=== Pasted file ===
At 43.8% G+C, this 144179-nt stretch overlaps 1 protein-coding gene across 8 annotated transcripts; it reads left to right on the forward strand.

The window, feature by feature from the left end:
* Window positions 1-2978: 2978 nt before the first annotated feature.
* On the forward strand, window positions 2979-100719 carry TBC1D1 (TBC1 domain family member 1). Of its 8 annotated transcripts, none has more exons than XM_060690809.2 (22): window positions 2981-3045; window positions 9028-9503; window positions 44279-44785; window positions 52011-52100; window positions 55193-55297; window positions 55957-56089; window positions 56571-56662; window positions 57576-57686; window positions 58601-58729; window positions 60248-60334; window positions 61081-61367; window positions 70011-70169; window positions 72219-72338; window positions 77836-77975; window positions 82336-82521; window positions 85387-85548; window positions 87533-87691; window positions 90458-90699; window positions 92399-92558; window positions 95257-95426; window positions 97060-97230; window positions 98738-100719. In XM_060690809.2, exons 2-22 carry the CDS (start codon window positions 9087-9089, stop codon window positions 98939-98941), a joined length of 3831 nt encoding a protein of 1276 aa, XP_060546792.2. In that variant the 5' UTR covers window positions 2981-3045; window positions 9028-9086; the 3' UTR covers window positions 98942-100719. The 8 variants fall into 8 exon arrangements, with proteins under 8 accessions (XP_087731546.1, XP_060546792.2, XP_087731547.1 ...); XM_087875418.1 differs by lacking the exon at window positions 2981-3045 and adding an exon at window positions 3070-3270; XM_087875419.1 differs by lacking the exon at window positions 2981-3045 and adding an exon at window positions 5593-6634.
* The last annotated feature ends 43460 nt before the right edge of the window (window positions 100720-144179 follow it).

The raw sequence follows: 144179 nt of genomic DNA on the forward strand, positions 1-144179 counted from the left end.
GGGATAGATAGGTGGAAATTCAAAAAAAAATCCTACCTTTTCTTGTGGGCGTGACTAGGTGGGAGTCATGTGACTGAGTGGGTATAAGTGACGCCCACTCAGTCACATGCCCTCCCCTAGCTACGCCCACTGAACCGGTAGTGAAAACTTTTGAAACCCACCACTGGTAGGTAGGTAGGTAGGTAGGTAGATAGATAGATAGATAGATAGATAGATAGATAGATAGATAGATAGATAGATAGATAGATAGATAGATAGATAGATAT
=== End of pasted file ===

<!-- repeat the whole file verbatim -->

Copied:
At 43.8% G+C, this 144179-nt stretch overlaps 1 protein-coding gene across 8 annotated transcripts; it reads left to right on the forward strand.

The window, feature by feature from the left end:
* Window positions 1-2978: 2978 nt before the first annotated feature.
* On the forward strand, window positions 2979-100719 carry TBC1D1 (TBC1 domain family member 1). Of its 8 annotated transcripts, none has more exons than XM_060690809.2 (22): window positions 2981-3045; window positions 9028-9503; window positions 44279-44785; window positions 52011-52100; window positions 55193-55297; window positions 55957-56089; window positions 56571-56662; window positions 57576-57686; window positions 58601-58729; window positions 60248-60334; window positions 61081-61367; window positions 70011-70169; window positions 72219-72338; window positions 77836-77975; window positions 82336-82521; window positions 85387-85548; window positions 87533-87691; window positions 90458-90699; window positions 92399-92558; window positions 95257-95426; window positions 97060-97230; window positions 98738-100719. In XM_060690809.2, exons 2-22 carry the CDS (start codon window positions 9087-9089, stop codon window positions 98939-98941), a joined length of 3831 nt encoding a protein of 1276 aa, XP_060546792.2. In that variant the 5' UTR covers window positions 2981-3045; window positions 9028-9086; the 3' UTR covers window positions 98942-100719. The 8 variants fall into 8 exon arrangements, with proteins under 8 accessions (XP_087731546.1, XP_060546792.2, XP_087731547.1 ...); XM_087875418.1 differs by lacking the exon at window positions 2981-3045 and adding an exon at window positions 3070-3270; XM_087875419.1 differs by lacking the exon at window positions 2981-3045 and adding an exon at window positions 5593-6634.
* The last annotated feature ends 43460 nt before the right edge of the window (window positions 100720-144179 follow it).

The raw sequence follows: 144179 nt of genomic DNA on the forward strand, positions 1-144179 counted from the left end.
GGGATAGATAGGTGGAAATTCAAAAAAAAATCCTACCTTTTCTTGTGGGCGTGACTAGGTGGGAGTCATGTGACTGAGTGGGTATAAGTGACGCCCACTCAGTCACATGCCCTCCCCTAGCTACGCCCACTGAACCGGTAGTGAAAACTTTTGAAACCCACCACTGGTAGGTAGGTAGGTAGGTAGGTAGATAGATAGATAGATAGATAGATAGATAGATAGATAGATAGATAGATAGATAGATAGATAGATAGATAGATAGATAT